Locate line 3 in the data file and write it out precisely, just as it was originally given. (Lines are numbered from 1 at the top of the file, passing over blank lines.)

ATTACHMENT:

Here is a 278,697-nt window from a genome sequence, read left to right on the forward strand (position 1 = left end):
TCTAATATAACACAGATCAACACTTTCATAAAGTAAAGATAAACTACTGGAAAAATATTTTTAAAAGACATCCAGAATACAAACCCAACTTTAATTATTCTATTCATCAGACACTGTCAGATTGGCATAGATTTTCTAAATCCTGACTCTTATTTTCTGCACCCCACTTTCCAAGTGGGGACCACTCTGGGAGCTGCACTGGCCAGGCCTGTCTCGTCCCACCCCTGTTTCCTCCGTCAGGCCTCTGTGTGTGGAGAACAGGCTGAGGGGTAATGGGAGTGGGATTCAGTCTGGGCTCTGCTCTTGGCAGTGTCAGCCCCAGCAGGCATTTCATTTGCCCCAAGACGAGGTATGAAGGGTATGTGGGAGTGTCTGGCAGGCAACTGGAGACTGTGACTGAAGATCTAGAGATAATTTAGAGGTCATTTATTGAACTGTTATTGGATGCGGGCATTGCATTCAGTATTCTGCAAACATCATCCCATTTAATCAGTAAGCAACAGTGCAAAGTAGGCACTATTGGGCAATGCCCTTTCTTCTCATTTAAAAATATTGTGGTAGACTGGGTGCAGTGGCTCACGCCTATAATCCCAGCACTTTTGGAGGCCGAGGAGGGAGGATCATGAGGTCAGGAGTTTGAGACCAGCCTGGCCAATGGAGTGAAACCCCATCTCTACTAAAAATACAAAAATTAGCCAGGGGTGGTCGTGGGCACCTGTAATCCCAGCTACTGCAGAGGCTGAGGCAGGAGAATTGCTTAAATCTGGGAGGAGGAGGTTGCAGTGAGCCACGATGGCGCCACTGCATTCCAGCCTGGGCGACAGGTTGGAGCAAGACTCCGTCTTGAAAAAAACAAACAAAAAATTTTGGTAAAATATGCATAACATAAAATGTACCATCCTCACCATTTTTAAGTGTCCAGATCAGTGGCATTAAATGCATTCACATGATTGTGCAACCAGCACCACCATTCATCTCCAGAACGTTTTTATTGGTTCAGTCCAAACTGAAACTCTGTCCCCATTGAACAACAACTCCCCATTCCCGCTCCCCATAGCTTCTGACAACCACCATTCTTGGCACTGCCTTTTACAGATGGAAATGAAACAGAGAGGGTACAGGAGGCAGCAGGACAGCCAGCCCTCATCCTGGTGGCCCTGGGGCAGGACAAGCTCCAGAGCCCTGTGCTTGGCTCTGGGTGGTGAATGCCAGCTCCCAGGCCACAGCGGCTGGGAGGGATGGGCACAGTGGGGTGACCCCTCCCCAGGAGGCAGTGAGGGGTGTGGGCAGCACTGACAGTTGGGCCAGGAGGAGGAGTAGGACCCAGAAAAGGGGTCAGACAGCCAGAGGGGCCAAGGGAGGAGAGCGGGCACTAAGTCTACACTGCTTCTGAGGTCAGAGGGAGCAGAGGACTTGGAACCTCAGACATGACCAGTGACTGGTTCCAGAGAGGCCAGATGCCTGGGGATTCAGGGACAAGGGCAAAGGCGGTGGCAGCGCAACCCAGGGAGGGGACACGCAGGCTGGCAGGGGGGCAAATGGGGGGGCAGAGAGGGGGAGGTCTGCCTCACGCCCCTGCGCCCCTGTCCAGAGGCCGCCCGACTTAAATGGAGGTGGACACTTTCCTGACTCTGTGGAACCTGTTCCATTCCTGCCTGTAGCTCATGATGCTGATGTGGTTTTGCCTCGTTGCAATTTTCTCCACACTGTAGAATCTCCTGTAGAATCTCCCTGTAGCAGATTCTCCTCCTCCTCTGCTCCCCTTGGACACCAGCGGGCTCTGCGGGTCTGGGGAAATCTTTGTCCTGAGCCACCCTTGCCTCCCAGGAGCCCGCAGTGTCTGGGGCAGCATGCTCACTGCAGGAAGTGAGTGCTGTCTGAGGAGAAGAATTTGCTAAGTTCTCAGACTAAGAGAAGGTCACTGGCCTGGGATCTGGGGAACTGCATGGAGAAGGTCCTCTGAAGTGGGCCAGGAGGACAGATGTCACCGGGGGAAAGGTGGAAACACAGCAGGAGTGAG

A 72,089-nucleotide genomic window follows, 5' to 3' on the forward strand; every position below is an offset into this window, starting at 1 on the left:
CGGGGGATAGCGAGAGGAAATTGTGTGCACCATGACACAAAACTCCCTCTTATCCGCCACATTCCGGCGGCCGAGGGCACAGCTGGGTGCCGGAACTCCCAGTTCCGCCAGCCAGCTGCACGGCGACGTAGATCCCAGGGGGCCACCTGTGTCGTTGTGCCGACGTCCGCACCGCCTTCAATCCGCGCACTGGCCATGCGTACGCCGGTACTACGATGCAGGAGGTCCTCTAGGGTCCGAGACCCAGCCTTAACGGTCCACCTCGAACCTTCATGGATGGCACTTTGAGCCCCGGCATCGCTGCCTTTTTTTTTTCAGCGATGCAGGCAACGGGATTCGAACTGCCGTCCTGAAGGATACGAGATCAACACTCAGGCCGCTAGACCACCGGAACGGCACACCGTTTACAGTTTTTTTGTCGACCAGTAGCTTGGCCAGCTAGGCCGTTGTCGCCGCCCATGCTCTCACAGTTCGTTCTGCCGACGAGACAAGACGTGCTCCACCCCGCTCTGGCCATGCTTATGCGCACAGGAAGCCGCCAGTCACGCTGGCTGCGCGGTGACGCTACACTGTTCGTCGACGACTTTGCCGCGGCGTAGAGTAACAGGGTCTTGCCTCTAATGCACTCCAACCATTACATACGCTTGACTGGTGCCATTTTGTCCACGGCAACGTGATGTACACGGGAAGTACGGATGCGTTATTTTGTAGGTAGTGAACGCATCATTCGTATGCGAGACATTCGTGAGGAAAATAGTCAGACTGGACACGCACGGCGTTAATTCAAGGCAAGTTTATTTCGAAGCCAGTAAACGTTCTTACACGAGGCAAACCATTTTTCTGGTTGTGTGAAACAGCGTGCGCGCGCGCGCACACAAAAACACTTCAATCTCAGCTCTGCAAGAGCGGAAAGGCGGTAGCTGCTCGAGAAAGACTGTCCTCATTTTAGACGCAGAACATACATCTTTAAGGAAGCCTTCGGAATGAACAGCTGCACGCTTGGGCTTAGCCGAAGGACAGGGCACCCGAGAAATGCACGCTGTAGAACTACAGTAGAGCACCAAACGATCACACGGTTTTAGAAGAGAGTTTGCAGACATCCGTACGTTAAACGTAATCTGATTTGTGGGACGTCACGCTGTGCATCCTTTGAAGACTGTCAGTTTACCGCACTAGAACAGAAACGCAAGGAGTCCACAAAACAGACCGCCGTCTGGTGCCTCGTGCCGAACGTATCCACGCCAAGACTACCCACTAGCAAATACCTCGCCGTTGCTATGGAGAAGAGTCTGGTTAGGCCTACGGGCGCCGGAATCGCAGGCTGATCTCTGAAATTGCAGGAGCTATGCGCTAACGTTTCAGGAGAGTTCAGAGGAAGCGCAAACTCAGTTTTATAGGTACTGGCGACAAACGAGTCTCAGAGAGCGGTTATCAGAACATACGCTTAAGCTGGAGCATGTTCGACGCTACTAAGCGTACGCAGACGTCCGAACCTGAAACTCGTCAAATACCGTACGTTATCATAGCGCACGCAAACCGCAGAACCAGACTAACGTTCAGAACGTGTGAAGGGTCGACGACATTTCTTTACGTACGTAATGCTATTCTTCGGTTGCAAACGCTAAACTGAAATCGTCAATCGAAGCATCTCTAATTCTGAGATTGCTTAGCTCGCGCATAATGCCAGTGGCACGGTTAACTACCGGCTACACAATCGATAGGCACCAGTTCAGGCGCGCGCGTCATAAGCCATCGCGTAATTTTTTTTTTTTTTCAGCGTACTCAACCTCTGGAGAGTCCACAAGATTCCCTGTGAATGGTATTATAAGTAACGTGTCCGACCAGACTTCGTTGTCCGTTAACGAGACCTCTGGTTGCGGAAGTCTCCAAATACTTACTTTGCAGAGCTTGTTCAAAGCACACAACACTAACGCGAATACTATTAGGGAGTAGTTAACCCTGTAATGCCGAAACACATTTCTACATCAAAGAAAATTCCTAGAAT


A 72,089-nucleotide genomic window follows, 5' to 3' on the forward strand; every position below is an offset into this window, starting at 1 on the left: